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To: F14 Pilot

read later

34 posted on 08/05/2005 7:30:55 AM PDT by CGVet58 (God has granted us Liberty, and we owe Him Courage in return)
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To: Panerai; F14 Pilot
[Quoting article] ""people like Michael Moore, who makes a perfectly good brownshirt [fascist]"

Good one

Concurring bump. It's interesting that he should color Moore's shirt brown, when I thought it would more nearly be a red one, like the old socialist leagues of the 30' William Shirer tells us, back then all the political groupings had street gangs, gangs of toughs who competed and fought for "turf". In Collapse of the Third Republic he describes the rightist Croix de Feu, the monarchists, the socialists, the communists.......and the Italian fascists wore black shirts, and German ones wore brown shirts, except for the SS, who wore black. I always thought Moore would make a communist or a socialist.

Or maybe a slobist.

Fascinating that Hitchens sees him as a fascist.

35 posted on 08/05/2005 7:31:01 AM PDT by lentulusgracchus ("Whatever." -- sinkspur)
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To: F14 Pilot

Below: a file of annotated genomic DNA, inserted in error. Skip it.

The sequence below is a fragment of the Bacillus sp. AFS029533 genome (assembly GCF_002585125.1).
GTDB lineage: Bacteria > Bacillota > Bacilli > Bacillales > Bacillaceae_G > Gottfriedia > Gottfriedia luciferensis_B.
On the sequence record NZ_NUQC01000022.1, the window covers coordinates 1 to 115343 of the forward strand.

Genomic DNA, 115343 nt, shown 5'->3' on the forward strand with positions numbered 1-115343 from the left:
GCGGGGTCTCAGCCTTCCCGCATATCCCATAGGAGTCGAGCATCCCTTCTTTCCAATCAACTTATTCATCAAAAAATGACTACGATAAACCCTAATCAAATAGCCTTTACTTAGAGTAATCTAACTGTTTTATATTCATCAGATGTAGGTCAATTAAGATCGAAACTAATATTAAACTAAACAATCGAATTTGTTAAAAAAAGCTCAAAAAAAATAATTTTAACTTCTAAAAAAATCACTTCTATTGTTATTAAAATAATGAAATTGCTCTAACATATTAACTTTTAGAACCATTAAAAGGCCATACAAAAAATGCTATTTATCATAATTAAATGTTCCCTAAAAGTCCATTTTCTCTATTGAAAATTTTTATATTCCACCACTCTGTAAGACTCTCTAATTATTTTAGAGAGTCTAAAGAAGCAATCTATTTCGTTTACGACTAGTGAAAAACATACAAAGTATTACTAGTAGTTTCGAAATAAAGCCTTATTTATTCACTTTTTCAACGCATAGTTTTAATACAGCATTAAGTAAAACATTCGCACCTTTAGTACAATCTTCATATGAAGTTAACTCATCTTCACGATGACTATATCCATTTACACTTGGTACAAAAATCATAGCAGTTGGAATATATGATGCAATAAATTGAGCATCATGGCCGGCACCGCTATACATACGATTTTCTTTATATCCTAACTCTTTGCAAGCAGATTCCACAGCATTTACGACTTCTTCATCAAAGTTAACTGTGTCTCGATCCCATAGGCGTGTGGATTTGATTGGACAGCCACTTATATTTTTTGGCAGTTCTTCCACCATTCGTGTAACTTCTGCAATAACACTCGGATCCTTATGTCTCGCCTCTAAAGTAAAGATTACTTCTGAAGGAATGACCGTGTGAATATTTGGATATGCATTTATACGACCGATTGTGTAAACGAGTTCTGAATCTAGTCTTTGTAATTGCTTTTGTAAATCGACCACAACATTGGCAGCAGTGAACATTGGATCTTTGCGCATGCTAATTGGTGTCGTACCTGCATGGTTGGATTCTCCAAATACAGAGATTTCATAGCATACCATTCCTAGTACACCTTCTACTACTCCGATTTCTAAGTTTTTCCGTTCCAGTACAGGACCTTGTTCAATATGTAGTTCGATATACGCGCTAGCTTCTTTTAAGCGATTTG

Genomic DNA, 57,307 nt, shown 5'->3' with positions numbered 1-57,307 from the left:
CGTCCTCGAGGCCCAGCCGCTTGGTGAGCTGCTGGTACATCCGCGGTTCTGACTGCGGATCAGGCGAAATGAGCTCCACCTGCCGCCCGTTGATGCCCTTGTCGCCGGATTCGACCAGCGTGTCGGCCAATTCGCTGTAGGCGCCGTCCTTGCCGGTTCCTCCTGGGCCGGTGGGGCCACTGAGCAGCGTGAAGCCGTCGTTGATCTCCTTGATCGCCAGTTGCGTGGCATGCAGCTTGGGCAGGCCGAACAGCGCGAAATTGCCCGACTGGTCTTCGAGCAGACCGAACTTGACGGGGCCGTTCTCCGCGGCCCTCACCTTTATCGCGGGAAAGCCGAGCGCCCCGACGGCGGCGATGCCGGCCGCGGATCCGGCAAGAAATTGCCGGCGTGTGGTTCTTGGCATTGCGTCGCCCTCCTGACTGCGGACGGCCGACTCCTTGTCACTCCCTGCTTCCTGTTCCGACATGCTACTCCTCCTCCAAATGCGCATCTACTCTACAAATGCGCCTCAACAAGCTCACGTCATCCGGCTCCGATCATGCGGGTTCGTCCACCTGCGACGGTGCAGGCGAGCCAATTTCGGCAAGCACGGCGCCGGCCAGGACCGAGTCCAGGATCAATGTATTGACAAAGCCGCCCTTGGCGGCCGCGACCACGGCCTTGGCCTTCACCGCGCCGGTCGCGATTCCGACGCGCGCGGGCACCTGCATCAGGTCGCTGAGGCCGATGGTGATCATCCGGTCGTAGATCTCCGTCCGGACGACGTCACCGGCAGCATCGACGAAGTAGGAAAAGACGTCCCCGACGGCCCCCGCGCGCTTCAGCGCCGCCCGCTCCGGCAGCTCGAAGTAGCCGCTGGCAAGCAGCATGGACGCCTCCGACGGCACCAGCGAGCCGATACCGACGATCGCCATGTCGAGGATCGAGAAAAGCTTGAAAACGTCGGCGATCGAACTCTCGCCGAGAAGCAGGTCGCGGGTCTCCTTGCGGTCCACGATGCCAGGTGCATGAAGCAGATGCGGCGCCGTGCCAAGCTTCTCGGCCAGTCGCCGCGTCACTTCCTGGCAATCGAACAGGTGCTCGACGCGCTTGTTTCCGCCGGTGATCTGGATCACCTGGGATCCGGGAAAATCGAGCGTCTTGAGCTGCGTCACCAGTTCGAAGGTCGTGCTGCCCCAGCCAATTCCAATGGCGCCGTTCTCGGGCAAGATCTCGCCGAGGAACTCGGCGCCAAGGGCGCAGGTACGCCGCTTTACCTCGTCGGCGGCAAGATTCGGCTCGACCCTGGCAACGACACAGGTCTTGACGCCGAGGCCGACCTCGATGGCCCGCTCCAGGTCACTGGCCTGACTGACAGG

They said at minimum we would witness another Vietnam, which is a pretty serious charge to make as someone who believes that then and now the Vietnam war was a war of aggression and atrocity and racism.

Hitchens' eyes are still only half open -- he doesn't realize his fellow lefties lied about that too.

36 posted on 08/05/2005 7:31:31 AM PDT by Interesting Times (ABCNNBCBS -- yesterday's news.)
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To: kabar

Don't forget the Left also snickered at the concept of the "Domino Theory," as if only an intellectual midget could believe such a thing. Well, what happened in Laos, Cambodia and South Vietnam (and almost in Thailand) certainly looked to me like a series of dominoes going down.

37 posted on 08/05/2005 7:32:28 AM PDT by Tallguy
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To: Luigi Vasellini

Then you are REALLY confused since Bush haters don't stop with Bush but spread their hatred over the entire Nation and all it has ever stood for. The mythical "Bush bot" is just another Patriot who loves America and its traditions.